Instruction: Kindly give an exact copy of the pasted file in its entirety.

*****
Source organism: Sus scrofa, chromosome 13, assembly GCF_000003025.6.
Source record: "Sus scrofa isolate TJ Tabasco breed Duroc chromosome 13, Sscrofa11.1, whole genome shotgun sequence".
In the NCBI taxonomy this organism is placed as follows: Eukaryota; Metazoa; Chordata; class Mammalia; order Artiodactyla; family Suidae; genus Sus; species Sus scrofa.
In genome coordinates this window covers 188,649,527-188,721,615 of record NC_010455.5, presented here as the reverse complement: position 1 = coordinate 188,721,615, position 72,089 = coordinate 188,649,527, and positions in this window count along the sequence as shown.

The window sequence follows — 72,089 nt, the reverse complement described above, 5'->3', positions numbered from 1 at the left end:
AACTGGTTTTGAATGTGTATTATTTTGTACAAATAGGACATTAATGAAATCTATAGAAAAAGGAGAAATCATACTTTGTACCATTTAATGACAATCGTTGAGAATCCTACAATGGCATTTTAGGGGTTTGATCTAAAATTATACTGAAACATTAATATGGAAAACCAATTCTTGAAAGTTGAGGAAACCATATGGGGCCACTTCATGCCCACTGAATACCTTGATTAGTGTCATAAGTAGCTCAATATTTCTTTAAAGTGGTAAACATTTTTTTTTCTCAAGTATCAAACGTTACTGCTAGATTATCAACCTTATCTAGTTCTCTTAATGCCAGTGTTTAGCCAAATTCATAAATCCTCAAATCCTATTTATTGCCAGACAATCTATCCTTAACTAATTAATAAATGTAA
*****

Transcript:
Source organism: Sus scrofa, chromosome 13, assembly GCF_000003025.6.
Source record: "Sus scrofa isolate TJ Tabasco breed Duroc chromosome 13, Sscrofa11.1, whole genome shotgun sequence".
In the NCBI taxonomy this organism is placed as follows: Eukaryota; Metazoa; Chordata; class Mammalia; order Artiodactyla; family Suidae; genus Sus; species Sus scrofa.
In genome coordinates this window covers 188,649,527-188,721,615 of record NC_010455.5, presented here as the reverse complement: position 1 = coordinate 188,721,615, position 72,089 = coordinate 188,649,527, and positions in this window count along the sequence as shown.

The window sequence follows — 72,089 nt, the reverse complement described above, 5'->3', positions numbered from 1 at the left end:
AACTGGTTTTGAATGTGTATTATTTTGTACAAATAGGACATTAATGAAATCTATAGAAAAAGGAGAAATCATACTTTGTACCATTTAATGACAATCGTTGAGAATCCTACAATGGCATTTTAGGGGTTTGATCTAAAATTATACTGAAACATTAATATGGAAAACCAATTCTTGAAAGTTGAGGAAACCATATGGGGCCACTTCATGCCCACTGAATACCTTGATTAGTGTCATAAGTAGCTCAATATTTCTTTAAAGTGGTAAACATTTTTTTTTCTCAAGTATCAAACGTTACTGCTAGATTATCAACCTTATCTAGTTCTCTTAATGCCAGTGTTTAGCCAAATTCATAAATCCTCAAATCCTATTTATTGCCAGACAATCTATCCTTAACTAATTAATAAATGTAA